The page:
The speaker lineup for the Embedded Online Conference is pretty amazing! Sign up with promo code GANSSLE149 and wonderful things will happen like reversal of male pattern baldness, a guest spot on Teen Vogue magazine, and a boost of what JFK called "vim and vigor." It will also get you registered for $149 instead of the usual $290 fee.
By Jack Ganssle
The Show Myth
Of all of the dysfunctional scheduling techniques used in our business, the very worst is that of capricious deadlines imposed by management to be ready for "the show."
You've heard it before. Maybe it's the primary motivating factor at your company. The boss says something like "well, it'll have to be done by January 21 for The Show." Suddenly a mad rush of engineers fire up the project management software and start diddling with triangles, moving them nervously back and forth, bent on making a schedule that's, maybe, believable. No one actually thinks they have any meaning. Note the that last triangle on the chart, the due date, is the first set instead of the last. No one ever diddles with it. The show sets the pace for the entire project.
This is the Show Myth: the hysterical response of the engineering director to marketing's panicked call for a new or upgraded product.
At first blush it's almost a reasonable schedule-driver. The company will, after all, spend astronomical sums on The Show; why shouldn't engineering deliver a new widget to help justify those costs? Why not introduce a new product to make a splash rather than a whimper?
Any capriciously-assigned deadline is a joke, an exercise in futility. 80% of embedded systems are delivered late, even in those (rare?) cases where careful estimates override marketing's giddily optimistic promises to customers. When The Show's inflexible date sets the project's completion time, we're creating a recipe for disaster.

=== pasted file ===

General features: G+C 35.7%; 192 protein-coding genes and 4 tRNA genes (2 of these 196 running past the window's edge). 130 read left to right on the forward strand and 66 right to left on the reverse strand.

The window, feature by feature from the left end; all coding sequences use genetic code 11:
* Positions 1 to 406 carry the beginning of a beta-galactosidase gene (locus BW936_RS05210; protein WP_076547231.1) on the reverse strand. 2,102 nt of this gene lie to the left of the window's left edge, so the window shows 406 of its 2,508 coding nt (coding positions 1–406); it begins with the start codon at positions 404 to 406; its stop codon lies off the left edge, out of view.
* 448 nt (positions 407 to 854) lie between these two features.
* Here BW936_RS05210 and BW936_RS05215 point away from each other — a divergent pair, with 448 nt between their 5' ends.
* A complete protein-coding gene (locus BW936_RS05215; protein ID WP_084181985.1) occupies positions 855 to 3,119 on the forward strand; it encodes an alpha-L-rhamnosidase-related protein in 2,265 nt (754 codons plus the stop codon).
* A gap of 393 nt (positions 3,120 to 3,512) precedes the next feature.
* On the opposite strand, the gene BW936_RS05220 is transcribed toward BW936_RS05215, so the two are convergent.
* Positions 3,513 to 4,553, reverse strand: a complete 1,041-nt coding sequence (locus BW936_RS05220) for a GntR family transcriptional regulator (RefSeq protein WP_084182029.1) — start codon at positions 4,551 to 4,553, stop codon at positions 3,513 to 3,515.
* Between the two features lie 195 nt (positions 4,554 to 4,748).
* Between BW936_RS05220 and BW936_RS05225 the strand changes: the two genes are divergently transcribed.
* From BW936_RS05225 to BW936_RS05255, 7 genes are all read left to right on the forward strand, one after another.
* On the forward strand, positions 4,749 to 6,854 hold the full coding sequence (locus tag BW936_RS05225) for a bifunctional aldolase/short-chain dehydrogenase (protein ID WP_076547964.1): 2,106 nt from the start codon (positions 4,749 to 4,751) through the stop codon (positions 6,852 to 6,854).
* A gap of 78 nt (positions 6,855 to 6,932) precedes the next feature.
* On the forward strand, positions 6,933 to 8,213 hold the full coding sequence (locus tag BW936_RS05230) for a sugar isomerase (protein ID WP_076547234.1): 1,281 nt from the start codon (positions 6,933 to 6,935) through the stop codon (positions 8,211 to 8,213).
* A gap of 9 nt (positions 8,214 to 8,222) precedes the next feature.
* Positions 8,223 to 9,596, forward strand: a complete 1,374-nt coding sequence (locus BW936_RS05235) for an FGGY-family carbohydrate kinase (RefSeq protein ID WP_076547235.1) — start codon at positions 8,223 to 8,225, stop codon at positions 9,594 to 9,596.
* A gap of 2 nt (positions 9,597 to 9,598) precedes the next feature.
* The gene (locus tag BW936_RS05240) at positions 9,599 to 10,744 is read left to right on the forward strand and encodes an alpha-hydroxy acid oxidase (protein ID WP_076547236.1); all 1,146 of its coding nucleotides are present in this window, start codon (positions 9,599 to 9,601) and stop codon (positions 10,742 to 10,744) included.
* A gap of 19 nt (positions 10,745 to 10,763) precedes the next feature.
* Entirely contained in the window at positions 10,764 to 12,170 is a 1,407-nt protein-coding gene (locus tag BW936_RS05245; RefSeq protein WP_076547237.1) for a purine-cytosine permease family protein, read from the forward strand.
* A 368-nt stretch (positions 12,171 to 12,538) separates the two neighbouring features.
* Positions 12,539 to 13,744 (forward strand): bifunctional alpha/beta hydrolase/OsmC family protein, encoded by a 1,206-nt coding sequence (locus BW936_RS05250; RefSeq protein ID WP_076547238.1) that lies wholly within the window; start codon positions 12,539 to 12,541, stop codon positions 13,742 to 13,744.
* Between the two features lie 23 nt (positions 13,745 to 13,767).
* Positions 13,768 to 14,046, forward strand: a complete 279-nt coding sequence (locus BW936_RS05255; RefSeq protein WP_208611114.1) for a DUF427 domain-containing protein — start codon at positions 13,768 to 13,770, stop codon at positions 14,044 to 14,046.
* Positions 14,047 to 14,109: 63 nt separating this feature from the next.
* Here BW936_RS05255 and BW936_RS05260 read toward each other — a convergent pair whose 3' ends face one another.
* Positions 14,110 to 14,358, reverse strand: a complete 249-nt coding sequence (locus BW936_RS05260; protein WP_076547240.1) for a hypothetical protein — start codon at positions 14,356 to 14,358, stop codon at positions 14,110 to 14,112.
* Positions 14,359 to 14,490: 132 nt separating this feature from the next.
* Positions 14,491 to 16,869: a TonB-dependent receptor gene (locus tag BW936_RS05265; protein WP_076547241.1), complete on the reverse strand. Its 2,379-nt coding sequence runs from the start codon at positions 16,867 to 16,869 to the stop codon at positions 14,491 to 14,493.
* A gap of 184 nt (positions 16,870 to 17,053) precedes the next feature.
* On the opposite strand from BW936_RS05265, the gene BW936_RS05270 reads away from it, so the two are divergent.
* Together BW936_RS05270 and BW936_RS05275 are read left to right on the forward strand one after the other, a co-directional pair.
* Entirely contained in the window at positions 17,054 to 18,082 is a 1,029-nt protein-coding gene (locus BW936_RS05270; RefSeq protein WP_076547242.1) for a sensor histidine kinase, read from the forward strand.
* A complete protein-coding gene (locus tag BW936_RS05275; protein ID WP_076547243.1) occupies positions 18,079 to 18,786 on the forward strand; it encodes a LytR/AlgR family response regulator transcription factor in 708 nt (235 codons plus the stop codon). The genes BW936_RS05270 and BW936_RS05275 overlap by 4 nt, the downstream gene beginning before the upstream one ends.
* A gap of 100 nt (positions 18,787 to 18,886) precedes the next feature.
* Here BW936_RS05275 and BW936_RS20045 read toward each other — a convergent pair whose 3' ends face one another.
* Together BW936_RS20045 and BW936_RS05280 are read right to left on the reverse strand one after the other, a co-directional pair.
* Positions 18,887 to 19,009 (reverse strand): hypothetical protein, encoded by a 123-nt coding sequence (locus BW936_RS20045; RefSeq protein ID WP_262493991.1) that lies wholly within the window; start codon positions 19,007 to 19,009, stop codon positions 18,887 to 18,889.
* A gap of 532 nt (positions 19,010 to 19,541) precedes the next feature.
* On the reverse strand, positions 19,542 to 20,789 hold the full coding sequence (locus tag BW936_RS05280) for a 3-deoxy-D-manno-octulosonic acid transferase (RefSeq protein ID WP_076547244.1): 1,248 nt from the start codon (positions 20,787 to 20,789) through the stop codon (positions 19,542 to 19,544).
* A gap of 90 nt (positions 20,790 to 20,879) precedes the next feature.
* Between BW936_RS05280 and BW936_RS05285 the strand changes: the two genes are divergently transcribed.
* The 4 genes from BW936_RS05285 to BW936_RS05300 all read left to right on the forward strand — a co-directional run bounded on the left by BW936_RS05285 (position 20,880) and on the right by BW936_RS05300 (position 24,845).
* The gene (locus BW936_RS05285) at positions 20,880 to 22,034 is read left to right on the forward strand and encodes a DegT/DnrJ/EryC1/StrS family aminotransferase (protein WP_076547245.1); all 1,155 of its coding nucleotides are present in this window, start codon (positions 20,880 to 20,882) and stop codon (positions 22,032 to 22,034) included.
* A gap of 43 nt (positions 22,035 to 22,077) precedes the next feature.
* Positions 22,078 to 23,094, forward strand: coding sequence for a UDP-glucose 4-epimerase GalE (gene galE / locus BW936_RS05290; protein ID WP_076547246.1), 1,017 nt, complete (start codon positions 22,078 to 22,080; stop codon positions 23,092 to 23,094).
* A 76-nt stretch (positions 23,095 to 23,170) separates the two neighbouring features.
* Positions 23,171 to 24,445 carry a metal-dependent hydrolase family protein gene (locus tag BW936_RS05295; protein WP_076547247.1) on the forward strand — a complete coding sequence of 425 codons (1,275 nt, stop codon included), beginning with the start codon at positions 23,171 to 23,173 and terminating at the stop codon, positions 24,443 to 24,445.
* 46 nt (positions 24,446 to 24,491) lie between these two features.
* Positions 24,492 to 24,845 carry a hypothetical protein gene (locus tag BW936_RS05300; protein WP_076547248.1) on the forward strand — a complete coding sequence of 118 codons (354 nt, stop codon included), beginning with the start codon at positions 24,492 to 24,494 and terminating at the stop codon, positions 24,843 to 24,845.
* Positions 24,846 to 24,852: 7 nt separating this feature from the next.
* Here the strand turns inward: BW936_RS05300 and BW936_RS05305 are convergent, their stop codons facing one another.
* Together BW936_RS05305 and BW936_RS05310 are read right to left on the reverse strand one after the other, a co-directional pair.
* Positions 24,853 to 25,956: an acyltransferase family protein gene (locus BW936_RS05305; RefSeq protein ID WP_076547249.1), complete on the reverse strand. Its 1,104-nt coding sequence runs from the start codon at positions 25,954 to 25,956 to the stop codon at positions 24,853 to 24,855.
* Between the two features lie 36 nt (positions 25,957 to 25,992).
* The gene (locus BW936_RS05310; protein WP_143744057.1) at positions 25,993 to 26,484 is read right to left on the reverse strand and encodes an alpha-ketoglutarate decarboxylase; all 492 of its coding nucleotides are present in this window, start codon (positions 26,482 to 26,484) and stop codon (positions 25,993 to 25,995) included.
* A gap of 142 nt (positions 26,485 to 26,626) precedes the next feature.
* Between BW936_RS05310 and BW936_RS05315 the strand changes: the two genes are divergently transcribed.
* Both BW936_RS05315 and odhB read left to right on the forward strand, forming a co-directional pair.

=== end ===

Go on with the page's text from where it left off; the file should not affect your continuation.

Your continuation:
Hey, go to The Show one year. Whatever show your industry primarily patronizes. Watch the demonstrations of those fancy new products. The average demo lasts maybe 10 seconds. 20 tops.
How much needs to work for a successful 10 second demo? Face it - if the red light comes on when the salesman presses the blue button, you don't need an awful lot of working firmware.
If The Show is indeed important for business reasons - as they often are - then maybe we should rethink the schedule. Instead of saying "let's complete this by then", isn't it more reasonable to implement a subset of features? Just a few things that demo very well, that look cool. Identify features knowing that the goal is passing a 10 second demo, not an in-depth evaluation that could only really take place at a customer's site over the course of weeks.
If you do go to that show, get an exhibitor's badge and visit the day before the event opens. Walk the floor and watch the chaos as vendors scramble to get booths assembled, carpet down, phone lines installed.
And look very carefully at the sales people pulling the latest new shiny widget from its packing crate. Watch the fear in their eyes, the sweat beading on their brows. They know, with certain clarity, that this is yet another product rushed to The Show with inadequate testing via crazy deadlines. Salespeople have huge egos; bigger even than engineers. All fear the crash when even that 10 second demo fails.
So identify the significant show features, implement those, and only those, very carefully.
And get them right.
What do you think? Is setting deadlines around The Show reasonable? Does your company schedule products that way?